Wisdom In Sports Too

Heather Wilhelm (here she is at NRO) is the Happy Warrior in NRODT.  She quotes Thoreau approvingly, “It is a characteristic of wisdom not to do desperate things.”  We approve too.  It might be a characteristic of expertise in general and sports in particular.  For the sports we are most active in, golf, handball, bridge, it rings true.

Sidebar: OK, bridge might not be be classified as a sport:  “An activity involving physical exertion and skill in which an individual or team competes against another or others for entertainment.”  Of the five bold words or phrases it surely meets four but would have trouble with physical exertion.  On the other hand, playing 26 hands in three hours has some exertion.  End Sidebar.

Expertise lies in deciding that doing the same thing and expecting different results is crazy but finding something else that isn’t crazy or desperate.  It is a fine line between a calculated risk and desperation.  In golf, a low percentage shot over the water is likely to be desperation in stroke play but a calculated risk in match play.  In handball trying a shot as a return (the second shot of the point) might be desperation but on the 14th shot when both players are tired it could be a good risk.  Bridge with its long events almost always rewards avoiding desperation.  Wisdom is knowing that a bottom score is a bottom score.  We are on board with avoiding desperation.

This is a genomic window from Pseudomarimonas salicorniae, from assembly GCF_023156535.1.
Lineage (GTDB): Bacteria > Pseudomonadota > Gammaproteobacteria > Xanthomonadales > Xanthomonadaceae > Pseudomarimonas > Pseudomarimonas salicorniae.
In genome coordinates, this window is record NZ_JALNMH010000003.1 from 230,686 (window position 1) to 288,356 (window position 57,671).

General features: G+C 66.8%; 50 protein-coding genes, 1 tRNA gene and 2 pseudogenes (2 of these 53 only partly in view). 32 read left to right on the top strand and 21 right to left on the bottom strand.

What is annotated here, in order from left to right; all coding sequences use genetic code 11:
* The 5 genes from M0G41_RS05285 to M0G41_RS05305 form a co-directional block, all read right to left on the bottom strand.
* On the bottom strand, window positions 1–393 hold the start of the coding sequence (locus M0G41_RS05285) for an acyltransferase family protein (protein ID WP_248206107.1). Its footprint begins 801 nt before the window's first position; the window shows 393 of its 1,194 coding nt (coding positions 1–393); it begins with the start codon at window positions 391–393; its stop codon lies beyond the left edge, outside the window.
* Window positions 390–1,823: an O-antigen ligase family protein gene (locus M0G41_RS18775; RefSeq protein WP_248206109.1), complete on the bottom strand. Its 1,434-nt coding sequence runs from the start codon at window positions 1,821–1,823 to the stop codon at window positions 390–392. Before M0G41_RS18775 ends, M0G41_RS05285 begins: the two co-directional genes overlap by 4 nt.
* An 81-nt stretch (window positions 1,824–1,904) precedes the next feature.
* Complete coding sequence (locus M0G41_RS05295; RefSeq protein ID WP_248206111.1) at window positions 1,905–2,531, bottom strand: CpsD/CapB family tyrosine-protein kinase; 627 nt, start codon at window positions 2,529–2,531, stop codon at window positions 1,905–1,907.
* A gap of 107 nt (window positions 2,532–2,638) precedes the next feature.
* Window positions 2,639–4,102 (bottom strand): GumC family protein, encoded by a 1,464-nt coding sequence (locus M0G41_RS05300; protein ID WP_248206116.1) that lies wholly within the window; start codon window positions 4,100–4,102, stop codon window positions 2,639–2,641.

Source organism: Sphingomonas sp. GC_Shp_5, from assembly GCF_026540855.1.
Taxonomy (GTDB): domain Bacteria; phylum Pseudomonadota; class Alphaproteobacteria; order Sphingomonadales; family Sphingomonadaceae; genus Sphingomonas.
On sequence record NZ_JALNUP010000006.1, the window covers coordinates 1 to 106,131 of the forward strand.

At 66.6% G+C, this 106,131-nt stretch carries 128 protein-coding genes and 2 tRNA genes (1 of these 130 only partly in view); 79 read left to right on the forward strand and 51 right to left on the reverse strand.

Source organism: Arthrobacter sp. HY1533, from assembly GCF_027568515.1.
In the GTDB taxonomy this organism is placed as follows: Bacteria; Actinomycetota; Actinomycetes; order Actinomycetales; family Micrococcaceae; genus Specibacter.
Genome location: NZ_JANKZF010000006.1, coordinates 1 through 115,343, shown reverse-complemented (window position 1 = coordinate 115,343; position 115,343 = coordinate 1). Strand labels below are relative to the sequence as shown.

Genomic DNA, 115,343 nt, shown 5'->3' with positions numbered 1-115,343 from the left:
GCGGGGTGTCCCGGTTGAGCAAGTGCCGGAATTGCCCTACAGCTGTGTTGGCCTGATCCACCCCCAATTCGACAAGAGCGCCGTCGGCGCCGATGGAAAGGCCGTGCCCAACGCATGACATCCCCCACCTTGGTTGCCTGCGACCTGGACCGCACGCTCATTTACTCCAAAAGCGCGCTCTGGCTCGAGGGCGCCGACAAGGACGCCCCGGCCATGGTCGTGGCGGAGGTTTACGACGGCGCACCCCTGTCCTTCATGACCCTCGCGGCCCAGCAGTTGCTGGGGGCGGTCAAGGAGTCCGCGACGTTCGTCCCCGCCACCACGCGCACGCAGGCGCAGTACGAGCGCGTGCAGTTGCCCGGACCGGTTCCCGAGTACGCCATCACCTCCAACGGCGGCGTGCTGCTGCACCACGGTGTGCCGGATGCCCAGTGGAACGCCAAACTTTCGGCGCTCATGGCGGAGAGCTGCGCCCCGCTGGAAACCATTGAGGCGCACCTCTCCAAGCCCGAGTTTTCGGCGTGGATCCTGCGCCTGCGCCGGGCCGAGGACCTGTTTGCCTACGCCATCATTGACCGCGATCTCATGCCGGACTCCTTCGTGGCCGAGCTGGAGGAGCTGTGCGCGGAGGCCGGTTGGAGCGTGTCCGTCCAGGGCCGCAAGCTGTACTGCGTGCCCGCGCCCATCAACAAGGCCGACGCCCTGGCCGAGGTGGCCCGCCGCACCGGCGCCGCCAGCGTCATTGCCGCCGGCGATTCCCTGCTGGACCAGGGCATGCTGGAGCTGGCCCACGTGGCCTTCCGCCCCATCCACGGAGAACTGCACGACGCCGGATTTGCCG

Epic Golf At Troon

The follow-up to Turnberry comes 39 years later.  In between we have seen several golfers lap the field at a major but rarely seen two lap the field like Watson and Nicklaus did at Turnberry where Watson won by one and Nicklaus had a 10 stroke lead over third place.

At Troon, Stenson and Mickelson were, perhaps even more dominant.  Stenson won by three and Mickelson was 11 ahead of JB Holmes in third.  On the first day Mickelson tied the record for the lowest round (63) in a major.  On the last day Stenson tied it as well.  Lest you think that the course was easy, there were only three 66s by all the other players (156 before the cut and 81 after) in the field.  Mickelson’s rounds were the lowest, tie sixth, tie eighth, second lowest.  Stenson’s rounds were tie 12th, lowest, tie lowest, lowest.  Mickelson was dominant and it could have easily happened that he won by 10 but Stenson was even better.

What Troon didn’t have that Turnberry did was history.  Nicklaus was the greatest golfer of his era and Watson was a legitimate challenger who would make Troon his second major in 1977 and third overall.  Stenson and Mickelson were under the radar in 2016 and it was Stenson’s first major at age 40.  It doesn’t change how great the golf they played was but it might have an impact on the history of Troon 2016.